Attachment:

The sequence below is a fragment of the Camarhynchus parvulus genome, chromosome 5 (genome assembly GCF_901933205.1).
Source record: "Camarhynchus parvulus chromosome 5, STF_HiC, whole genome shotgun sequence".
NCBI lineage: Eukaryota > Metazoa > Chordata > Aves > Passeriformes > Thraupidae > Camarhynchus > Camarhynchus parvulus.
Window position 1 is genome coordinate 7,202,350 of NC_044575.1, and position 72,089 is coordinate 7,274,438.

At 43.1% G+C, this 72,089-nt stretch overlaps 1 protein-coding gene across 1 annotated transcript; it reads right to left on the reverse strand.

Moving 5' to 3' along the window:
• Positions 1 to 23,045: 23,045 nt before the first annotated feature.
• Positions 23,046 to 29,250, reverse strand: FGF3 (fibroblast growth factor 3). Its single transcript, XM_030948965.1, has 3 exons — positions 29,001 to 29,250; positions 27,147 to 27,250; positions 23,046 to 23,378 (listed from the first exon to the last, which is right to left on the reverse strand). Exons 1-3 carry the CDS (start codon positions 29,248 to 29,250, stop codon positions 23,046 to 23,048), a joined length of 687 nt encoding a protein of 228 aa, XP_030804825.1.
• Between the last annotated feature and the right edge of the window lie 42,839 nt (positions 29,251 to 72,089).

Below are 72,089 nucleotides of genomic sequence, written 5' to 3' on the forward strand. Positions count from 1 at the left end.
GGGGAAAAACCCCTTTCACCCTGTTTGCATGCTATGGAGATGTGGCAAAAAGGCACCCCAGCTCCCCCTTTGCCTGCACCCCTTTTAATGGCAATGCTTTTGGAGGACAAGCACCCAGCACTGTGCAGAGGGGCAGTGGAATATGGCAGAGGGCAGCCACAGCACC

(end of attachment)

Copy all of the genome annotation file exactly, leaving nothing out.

The sequence below is a fragment of the Camarhynchus parvulus genome, chromosome 5 (genome assembly GCF_901933205.1).
Source record: "Camarhynchus parvulus chromosome 5, STF_HiC, whole genome shotgun sequence".
NCBI lineage: Eukaryota > Metazoa > Chordata > Aves > Passeriformes > Thraupidae > Camarhynchus > Camarhynchus parvulus.
Window position 1 is genome coordinate 7,202,350 of NC_044575.1, and position 72,089 is coordinate 7,274,438.

At 43.1% G+C, this 72,089-nt stretch overlaps 1 protein-coding gene across 1 annotated transcript; it reads right to left on the reverse strand.

Moving 5' to 3' along the window:
• Positions 1 to 23,045: 23,045 nt before the first annotated feature.
• Positions 23,046 to 29,250, reverse strand: FGF3 (fibroblast growth factor 3). Its single transcript, XM_030948965.1, has 3 exons — positions 29,001 to 29,250; positions 27,147 to 27,250; positions 23,046 to 23,378 (listed from the first exon to the last, which is right to left on the reverse strand). Exons 1-3 carry the CDS (start codon positions 29,248 to 29,250, stop codon positions 23,046 to 23,048), a joined length of 687 nt encoding a protein of 228 aa, XP_030804825.1.
• Between the last annotated feature and the right edge of the window lie 42,839 nt (positions 29,251 to 72,089).

Below are 72,089 nucleotides of genomic sequence, written 5' to 3' on the forward strand. Positions count from 1 at the left end.
GGGGAAAAACCCCTTTCACCCTGTTTGCATGCTATGGAGATGTGGCAAAAAGGCACCCCAGCTCCCCCTTTGCCTGCACCCCTTTTAATGGCAATGCTTTTGGAGGACAAGCACCCAGCACTGTGCAGAGGGGCAGTGGAATATGGCAGAGGGCAGCCACAGCACC